Home >market >stock-market-news >Listing may value shoe maker Jimmy Choo at up to $1.1 billion

London/Paris: Luxury shoe maker Jimmy Choo is on course to join London’s main stock market next week with a value of up to $1.1 billion, people familiar with the matter said, citing the initial price range quoted by banks arranging the sale.

The company, whose shoes are worn by celebrities across the globe and cost several hundred pounds a pair, is hoping to sidestep the turmoil that has hit some luxury brands following pro-democracy demonstrations in Hong Kong by pointing to its industry-beating sales growth and expansion plans in Asia.

But some investors remain to be convinced, expressing concerns about the comparatively high proportion of revenues it invests in capital spending, as well as its debt levels.

“Jimmy Choo is a great brand with good growth potential but it has a high capital expenditure ratio and usually we prefer fashion companies with stronger balance sheets," said Andrea Gerst, who helps manage the Julius Baer Luxury Goods Fund with €330 million (over 2,500 crore) under management.

“Also, given it is a small company, their growth rates are not amazing, relatively speaking," she said, adding that her firm had not decided yet whether to buy Jimmy Choo shares.

Jimmy Choo started marketing to institutional investors in London on Monday and will then go on to Paris, Frankfurt and the US, a person close to the matter told Reuters.

The share pricing is scheduled for 17 October with trading expected to start on 20 October, the person added.

Books opened with an initial price range of 140-180 pence a share, which would mean an equity value for the company of £546-702 million (about 5,460 crore to 7,020 crore), other people familiar with the matter said.

With a plan to list 25% of the company, the minimum required, that would put the offering size at £136-175 million, before any over-allotment option is exercised, which could see further shares sold.

Founded in the 1990s by Malaysian bespoke shoe maker Jimmy Choo, the company went through several private equity owners before being bought for more than 500 million pounds in 2011 by JAB, the investment arm of Germany’s billionaire Reimann family.

Jimmy Choo, which shot to global prominence through the US fictional television series Sex and the City, is coming to market at a difficult time for the luxury goods industry, with the Ukraine crisis hitting demand in Russia and the Hong Kong demonstrations adding to concerns about a slowdown in China.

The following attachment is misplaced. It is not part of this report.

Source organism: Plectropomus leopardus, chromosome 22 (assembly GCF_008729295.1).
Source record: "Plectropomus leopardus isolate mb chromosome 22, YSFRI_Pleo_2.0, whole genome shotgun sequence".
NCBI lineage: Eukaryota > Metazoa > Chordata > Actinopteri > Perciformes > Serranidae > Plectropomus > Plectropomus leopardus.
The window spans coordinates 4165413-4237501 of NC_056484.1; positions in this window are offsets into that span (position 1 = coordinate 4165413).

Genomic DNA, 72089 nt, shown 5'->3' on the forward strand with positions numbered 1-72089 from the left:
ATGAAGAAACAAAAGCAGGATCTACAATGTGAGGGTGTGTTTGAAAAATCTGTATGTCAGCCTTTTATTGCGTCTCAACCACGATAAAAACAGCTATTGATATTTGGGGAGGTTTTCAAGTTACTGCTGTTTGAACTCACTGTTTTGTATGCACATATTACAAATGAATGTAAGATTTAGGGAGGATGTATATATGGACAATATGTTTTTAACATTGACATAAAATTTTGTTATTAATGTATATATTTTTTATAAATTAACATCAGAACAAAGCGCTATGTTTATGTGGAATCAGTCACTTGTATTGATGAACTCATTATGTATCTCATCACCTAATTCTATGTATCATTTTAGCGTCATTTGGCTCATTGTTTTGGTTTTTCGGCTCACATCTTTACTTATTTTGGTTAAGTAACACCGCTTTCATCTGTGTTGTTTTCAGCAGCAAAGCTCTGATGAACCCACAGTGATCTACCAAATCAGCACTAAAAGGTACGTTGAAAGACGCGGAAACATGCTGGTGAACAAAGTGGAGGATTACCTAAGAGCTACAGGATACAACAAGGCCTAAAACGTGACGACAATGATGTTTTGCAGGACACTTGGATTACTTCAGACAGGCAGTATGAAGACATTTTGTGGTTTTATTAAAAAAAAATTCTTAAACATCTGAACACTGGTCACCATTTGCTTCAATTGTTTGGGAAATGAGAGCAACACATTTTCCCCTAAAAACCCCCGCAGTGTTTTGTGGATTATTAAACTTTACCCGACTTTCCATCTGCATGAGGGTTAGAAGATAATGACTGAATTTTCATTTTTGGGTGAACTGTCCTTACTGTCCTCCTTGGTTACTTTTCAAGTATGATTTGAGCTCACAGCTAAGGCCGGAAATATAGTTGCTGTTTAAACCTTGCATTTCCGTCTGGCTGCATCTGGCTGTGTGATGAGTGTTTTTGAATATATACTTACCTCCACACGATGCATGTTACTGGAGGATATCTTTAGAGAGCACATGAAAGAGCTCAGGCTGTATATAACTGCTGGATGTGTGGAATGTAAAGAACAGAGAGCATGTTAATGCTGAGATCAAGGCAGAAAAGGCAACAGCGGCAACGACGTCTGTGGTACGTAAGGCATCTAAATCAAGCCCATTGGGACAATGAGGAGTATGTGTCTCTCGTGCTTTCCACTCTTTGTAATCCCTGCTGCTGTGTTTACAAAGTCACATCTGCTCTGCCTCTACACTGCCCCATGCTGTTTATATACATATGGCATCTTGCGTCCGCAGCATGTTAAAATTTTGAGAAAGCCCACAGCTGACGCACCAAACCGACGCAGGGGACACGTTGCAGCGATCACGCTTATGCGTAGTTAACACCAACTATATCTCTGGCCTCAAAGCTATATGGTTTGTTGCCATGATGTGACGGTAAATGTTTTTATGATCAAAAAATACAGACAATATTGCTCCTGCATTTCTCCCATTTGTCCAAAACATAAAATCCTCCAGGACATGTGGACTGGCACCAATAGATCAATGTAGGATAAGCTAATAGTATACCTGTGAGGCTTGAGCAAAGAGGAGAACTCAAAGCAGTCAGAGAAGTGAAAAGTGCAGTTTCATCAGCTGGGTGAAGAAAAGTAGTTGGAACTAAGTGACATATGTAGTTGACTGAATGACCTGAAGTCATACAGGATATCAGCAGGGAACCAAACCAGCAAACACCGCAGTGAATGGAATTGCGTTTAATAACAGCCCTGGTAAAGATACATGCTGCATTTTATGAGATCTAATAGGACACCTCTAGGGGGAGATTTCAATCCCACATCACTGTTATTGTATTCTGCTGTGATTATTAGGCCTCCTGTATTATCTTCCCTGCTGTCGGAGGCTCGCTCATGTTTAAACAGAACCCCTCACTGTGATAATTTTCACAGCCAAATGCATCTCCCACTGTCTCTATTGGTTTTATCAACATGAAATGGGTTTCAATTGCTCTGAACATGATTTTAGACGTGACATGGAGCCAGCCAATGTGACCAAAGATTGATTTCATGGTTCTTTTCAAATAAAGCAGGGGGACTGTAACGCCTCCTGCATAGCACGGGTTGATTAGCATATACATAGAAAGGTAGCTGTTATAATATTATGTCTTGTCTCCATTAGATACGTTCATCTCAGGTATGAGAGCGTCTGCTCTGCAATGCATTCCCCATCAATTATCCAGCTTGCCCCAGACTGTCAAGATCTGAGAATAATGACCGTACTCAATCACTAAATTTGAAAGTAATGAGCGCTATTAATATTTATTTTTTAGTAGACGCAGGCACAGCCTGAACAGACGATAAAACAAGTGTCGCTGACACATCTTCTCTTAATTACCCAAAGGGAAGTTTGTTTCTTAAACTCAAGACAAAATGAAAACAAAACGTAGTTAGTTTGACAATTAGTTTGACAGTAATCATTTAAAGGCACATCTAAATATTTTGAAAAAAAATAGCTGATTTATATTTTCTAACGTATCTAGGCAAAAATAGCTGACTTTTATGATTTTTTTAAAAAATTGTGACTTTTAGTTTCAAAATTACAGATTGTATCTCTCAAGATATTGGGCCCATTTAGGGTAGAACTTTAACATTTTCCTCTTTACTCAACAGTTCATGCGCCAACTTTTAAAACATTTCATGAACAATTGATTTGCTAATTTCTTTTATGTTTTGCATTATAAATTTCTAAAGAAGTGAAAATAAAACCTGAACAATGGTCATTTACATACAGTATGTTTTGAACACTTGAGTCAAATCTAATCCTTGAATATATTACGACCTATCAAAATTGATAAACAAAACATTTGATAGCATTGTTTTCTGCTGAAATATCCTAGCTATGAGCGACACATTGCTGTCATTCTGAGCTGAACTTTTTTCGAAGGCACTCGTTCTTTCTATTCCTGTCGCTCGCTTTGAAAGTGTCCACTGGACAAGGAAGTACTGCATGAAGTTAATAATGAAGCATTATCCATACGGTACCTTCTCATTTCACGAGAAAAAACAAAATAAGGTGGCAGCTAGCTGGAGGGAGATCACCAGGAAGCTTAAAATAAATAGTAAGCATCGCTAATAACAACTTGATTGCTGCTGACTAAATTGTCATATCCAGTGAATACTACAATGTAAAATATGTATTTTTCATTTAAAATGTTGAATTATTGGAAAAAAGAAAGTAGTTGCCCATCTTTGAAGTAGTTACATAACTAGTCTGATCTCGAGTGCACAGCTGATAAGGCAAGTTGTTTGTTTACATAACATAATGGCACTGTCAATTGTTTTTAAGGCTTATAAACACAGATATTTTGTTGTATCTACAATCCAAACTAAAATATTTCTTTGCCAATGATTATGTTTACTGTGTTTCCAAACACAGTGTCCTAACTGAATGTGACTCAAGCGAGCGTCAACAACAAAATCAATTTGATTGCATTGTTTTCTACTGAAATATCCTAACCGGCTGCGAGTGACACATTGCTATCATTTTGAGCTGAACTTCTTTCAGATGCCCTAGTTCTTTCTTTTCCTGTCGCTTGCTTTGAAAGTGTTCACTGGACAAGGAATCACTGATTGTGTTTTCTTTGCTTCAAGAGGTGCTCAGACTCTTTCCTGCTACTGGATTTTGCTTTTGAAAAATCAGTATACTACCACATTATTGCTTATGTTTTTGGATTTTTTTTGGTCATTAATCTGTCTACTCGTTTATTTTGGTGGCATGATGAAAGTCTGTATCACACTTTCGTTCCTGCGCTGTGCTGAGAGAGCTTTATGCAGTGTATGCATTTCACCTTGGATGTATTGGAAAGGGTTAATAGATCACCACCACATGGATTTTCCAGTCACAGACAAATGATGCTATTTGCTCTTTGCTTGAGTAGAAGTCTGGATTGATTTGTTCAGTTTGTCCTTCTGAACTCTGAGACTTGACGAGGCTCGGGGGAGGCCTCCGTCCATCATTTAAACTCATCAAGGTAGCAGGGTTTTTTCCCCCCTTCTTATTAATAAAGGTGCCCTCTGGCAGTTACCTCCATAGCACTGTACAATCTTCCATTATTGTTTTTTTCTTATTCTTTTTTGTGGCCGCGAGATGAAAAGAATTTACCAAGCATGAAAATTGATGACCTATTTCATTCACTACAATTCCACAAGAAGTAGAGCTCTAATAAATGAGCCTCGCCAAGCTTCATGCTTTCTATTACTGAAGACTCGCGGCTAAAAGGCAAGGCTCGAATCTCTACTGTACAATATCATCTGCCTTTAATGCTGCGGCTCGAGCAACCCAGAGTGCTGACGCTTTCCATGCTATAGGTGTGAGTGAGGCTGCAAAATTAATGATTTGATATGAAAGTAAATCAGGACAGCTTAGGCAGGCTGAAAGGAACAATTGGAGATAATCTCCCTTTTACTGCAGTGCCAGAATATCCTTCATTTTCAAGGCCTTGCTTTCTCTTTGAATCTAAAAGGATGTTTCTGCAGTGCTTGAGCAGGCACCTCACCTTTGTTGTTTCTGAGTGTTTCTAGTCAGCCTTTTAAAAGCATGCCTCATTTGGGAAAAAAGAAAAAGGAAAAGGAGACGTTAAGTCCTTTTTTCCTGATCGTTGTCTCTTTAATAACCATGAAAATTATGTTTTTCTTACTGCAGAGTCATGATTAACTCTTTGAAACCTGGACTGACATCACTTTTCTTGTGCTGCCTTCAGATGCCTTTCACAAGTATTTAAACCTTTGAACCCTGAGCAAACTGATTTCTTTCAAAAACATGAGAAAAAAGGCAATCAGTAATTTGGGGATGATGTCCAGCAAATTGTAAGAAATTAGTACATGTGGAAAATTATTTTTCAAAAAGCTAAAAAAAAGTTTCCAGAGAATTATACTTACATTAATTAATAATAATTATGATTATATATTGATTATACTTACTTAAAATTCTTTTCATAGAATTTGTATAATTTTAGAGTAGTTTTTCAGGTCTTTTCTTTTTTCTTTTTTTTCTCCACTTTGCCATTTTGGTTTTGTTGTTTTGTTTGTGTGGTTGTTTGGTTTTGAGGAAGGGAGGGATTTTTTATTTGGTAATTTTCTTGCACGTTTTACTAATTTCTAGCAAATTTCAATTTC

Shares in industry leader LVMH Moet Hennessy Louis Vuitton SA and Gucci-owner Kering have lost 7-9% of their value since early September while Richemont, owner of jewellers Cartier, is down more than 12%.

Richemont warned last month of flagging Asian demand and analysts expect LVMH to publish lacklustre third-quarter sales on 14 October, a few days before Jimmy Choo is due to be priced.

Track record

Jimmy Choo hopes to woo investors with its potential in Asia, particularly in China where it has 11 shops and aims to open five a year to bring the total to about 30.

It believes it can continue to be perceived as a desirable, niche high-end shoe maker despite its expansion plans, even though demand for brands such as Louis Vuitton and Gucci has suffered because consumers started to regard them as ubiquitous.

Prada was one of the most active luxury brands opening shops last year and now some analysts fear it has become already a little over-stretched. Last month, it warned it would have no growth this year and its shares have lost more than 13% since early September.

Jimmy Choo, which recently opened a flagship store in London, had 120 directly operated shops as of the end of June and has said it plans to open 10-15 shops a year until 2016.

By comparison, Prada opened 47 shops in 2013 and the brand had 330 directly operated shops at the beginning of the year.

In the past two years, Jimmy Choo’s same-store sales have reached 6-7% growth, with strong demand in the US and Japan. It made adjusted earnings before interest, tax, depreciation and amortization (Ebitda) of £46.9 million on revenue of £281.5 million in 2013. In the first half of 2014, revenue reached £150.2 million and Ebitda £27.6 million.

The company said overall sales growth in the first half was 9.4%, with a like-for-like increase of 2.2% which was hit by store renovations and the roll-out of a new format.

Jimmy Choo has been investing around 8% of its sales in capital expenditure while the industry standard is around 5% and it has an estimated net debt to Ebitda ratio of more than 3.5 times for 2014—which is significantly above big groups such as Kering and LVMH with ratios below 2%.

The company is estimated to have more than 100 million pounds of debt, one of the people mentioned earlier said.

But the brand will argue its future growth rates will likely remain above the industry as its compound annual growth rate (CAGR) for the past five years has been 10-12%. Its average annual sales growth has hovered around 15% in the past three years alone, the person added.

Bank of America Merrill Lynch is lead managing the listing, with HSBC Plc as joint bookrunner and BHF-BANK as co-lead manager. Reuters

Simon Jessop contributed to this story.

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